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Castro and Heads On Sticks 

Halloween and Renaissance maketh a faire week

Halloween's not one of my favorite holidays. It's doesn't have food and football going for it, like Thanksgiving, nor does it have the promise of a bounty of presents, like Christmas. Fireworks? Nope. Grilling out under the stars? Nada. Halloween has two things going for it: candy and costumes. The first I'm not fond of, and the latter is geared mostly toward kids and adults who wish for more self-expression in their day-to-day lives (naughty anything seemed to be a polular choice). On the other hand, good Swedish rock is welcome any day of the week, so I headed to Tremont Music Hall to check out The Soundtrack of Our Lives, hereafter known by the acronym TSOOL, unless I need to add to the story to make word count. I got there a bit late, after agonizing over costume choice. My first idea was to wear my normal clothes along with one of those "Hello, my name is" tags, affixed with the name of reclusive writer/genius Thomas Pynchon. The other, which ended up going with, was a Fidel Castro getup including boots, camouflage pants, a Cuban shirt, a beard and a pocket full of cigars. Not fine Cuban smokes by any means; I settled for a pack of Swisher Sweets from Eckerd. To much excitement, I passed out cigars upon entering Tremont, feeling equally like a Communist leader and a proud new Pa (one fellow, clearly happy, stated that he was going to go home and roll a blunt with his). TSOOL were in fine form, fresh from the CMJ Music Conference and on their way to Atlanta. Why, I wondered, were they playing the small stage at Tremont Music Hall? Well, it turns out that the brother of TSOOL singer Ebbot Lundberg lives in Charlotte, where he works in law; evidently, he also works in creating huge Viking costumes for himself and his old lady. The show ended rather early, which led a lot of folks to linger, wondering what to do next. You don't douse yourself in fake blood or dress like a slut to go home at 11pm, it seems. Especially not the latter. -- Tim C. Davis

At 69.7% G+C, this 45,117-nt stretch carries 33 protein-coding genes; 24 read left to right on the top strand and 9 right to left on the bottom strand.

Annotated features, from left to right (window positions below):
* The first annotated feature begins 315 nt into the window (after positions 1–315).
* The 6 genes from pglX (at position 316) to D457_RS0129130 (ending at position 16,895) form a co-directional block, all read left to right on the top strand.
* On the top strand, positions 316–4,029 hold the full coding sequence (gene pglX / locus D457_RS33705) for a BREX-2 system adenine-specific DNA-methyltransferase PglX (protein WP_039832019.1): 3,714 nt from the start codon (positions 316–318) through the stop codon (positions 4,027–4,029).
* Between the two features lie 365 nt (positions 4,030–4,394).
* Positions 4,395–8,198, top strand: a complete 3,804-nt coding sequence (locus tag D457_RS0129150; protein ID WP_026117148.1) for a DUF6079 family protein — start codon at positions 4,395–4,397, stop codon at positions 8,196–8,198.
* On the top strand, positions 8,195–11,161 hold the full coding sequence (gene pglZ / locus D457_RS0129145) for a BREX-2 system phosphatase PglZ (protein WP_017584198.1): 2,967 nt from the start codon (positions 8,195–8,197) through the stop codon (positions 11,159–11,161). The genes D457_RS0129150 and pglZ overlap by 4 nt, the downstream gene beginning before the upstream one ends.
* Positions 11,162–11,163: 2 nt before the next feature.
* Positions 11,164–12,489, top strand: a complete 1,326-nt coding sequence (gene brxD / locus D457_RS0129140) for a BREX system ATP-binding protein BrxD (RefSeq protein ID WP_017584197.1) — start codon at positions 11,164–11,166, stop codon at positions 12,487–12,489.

For whatever reason, I love me some Renaissance Faires. I love the Colde Beer, the gigantic Turkey Legges, and the tasty Breade Bowls with beef stew. I love the good walk you get out in the woods of Huntersville, and the fact that there's still a few square miles of land around without a cookie-cutter subdivision on it. I love the corseted bosoms of the ladies, the opportunity to buy cheap incense, and the sheer diversity of the crowds the event draws. I enjoy the advertising too, done in ye olde gruesome Medieval way: A shop selling hair ties showed their wares on disembodied heads on sticks which, to these eyes, is preferable to the way advertising today works, selling everything on the disembodied personages of supermodels. I like seeing people out in the woods doing things like smelling camel dung or wondering aloud why elephants moved so slowly (er, maybe they weigh four tons, are old, and carry kids around on their backs all day?). I enjoy the use of added vowels on the ends of words describing Renaissance-era anomalies like Ye Olde ATM. I liked the fact that a kid with a talent, like the lank-haired young man with a violin, can get paid to hone his craft. I enjoy the jousts, in all their stupid glory. I dig the thinly veiled adult fare too, like the proud same-sex pairs and others really getting into the Washer Woman skit, in which all would douse each other in water and roll around on the ground, bosoms a-heaving. I like that the fair(e) does a nice job of mixing in an educational experience for the youth, so they're not led to believe that a weird race of extravagantly dressed people has suddenly arisen in the woods outside Huntersville. And no, I'm not going to end with a subdivision joke. -- Tim C. Davis

I don't mind checking out in-store performances at Manifest Discs & Tapes because if I get bored, I can shop(!). Last Tuesday, though, there was no time for shopping as the place was hopping with friends, family, all sorts of industry folk and the just plain curious to see Charlotte's justincase celebrate the national release of their brand spankin' new CD on Maverick Records. And as strange (um, bad) luck would have it, lead singer Justin Tosco woke up on what was probably the biggest day of his young life thus far without a voice. Ulike stereotypical rock stars on a major label, though, Tosco didn't cancel the gig, and as far as I could tell he didn't even have an entourage with throat sprays or herbal tea concoctions pampering him, either. He managed to pull the whole thing off quite well, and still provoked countless " Love You's" from several of the young girls in the crowd. I got a good laugh as well when the radio personality introducing the band thought that asking which high school Tosco had graduated from made a good trivia question. Did I already mention the band is from Charlotte and the crowd was full of young girls? -- Lynn Farris

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